We're about to turn the page from December to January, an event once again marked only by excessive consumption of champagne and the wearing of silly conical hats (someone please find out who makes those things and sell the daylights out of them). Only a scant three years ago, however, we were involved in the most overwrought calendar-flip of all time, Y2K. In retrospect, the acceleration of technology spending going into this pseudoevent was one of the most important contributors both to the tech bubble and its subsequent bursting, but all we could focus on then was whether elevators would, for reasons still not clear to me, get stuck. Nothing happened then, and while I didn't think anything would, Dec. 31, 1999, fell on a Friday, and I had a column for TheStreet.com to write for the following week. Better get it done before the universe inverts on itself and we all plunge into a space-time warp, I thought. Besides, the market closed early that day, and I had nothing better to do. The topic I sat down to write about was whether we had lost our collective minds regarding the Internet. While my initial thesis was that the market was in need of a cold shower, I switched arguments as I started to write. The resulting column likened the Internet sector's valuations to a long-term call option on an industry, and it concluded that while any one individual stock, Yahoo! ( YHOO), for example, was overvalued hopelessly, betting against the entire sector was dangerous. The logic of buying the sector had been demonstrated in software. In 1986, spreadsheets were dominated by Lotus Development, word processing by Word Perfect, databases by Ashton-Tate, networking by Novell ( NOVL). Microsoft ( MSFT) dominated only the PC-DOS operating system. But if you bought Microsoft then and held it, you could have prospered considerably throughout the 1990s as your various other software holdings dropped off the radar screen. You didn't know which stock would win the software game, but the bet of the software industry growing was pretty safe.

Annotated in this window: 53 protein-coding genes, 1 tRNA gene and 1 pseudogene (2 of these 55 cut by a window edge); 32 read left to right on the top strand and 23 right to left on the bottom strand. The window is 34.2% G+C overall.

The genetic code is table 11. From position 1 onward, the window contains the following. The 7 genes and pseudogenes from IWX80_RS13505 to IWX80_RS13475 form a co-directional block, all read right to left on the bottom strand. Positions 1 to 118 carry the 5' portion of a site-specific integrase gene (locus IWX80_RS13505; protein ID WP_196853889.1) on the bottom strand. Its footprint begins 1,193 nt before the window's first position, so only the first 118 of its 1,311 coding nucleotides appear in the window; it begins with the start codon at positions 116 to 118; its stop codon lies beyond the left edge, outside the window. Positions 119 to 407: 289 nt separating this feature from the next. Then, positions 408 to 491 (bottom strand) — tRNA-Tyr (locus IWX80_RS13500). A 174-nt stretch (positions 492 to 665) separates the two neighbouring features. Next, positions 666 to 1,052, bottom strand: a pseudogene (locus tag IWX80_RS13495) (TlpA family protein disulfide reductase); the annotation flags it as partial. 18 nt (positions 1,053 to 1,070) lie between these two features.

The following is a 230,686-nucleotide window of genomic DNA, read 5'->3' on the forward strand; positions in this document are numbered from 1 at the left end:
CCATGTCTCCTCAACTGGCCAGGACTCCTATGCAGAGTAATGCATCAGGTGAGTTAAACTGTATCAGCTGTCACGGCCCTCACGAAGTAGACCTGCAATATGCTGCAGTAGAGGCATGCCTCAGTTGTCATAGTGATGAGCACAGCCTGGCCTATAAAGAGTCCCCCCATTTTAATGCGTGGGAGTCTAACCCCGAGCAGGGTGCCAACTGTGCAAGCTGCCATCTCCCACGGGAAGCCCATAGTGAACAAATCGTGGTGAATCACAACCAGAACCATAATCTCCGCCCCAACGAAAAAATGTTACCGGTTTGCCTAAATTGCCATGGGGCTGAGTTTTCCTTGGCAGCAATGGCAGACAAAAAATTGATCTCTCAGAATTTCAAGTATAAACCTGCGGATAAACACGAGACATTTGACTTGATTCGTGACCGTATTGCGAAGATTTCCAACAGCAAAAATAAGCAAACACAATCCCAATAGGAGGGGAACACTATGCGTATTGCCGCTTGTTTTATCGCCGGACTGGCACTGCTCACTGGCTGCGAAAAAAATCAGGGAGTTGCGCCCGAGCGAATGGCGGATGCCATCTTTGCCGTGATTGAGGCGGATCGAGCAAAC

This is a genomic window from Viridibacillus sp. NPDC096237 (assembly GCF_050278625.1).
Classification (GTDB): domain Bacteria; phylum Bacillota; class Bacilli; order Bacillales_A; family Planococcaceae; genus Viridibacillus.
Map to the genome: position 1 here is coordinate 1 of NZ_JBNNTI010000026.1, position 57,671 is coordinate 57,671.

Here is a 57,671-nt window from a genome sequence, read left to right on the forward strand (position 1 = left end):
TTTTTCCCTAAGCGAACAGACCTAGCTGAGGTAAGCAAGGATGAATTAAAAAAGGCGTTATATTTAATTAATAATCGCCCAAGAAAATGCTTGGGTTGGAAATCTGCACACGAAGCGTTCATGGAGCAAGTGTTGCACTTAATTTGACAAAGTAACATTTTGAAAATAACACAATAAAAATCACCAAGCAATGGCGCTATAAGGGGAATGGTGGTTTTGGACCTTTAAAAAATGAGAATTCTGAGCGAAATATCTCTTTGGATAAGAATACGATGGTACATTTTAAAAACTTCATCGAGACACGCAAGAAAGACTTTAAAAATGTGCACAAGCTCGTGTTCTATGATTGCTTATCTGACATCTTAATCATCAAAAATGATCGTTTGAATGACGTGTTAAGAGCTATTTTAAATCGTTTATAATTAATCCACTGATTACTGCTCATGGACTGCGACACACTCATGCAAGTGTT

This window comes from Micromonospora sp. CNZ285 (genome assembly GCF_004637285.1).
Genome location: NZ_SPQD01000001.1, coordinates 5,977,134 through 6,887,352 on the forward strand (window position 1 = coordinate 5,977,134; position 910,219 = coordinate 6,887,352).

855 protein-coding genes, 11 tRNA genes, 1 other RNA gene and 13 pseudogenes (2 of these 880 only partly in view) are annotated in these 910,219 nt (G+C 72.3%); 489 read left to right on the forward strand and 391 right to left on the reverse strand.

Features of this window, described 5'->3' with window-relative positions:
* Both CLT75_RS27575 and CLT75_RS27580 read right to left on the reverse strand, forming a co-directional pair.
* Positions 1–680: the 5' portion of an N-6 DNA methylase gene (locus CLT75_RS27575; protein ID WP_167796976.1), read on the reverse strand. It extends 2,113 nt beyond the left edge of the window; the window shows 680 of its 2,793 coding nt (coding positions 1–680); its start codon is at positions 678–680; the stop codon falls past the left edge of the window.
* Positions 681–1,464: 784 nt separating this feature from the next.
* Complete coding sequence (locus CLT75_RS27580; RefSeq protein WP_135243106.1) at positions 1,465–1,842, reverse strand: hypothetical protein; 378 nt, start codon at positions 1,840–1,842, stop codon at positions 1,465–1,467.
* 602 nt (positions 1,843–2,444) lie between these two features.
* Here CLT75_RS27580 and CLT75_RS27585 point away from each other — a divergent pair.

After the Train Wreck
So far, that logic hasn't held. Even though the Internet is a much bigger part of my life (and I suspect yours) today than at the height of the farce, Internet stocks have benefited only the most aggressive shorts since then.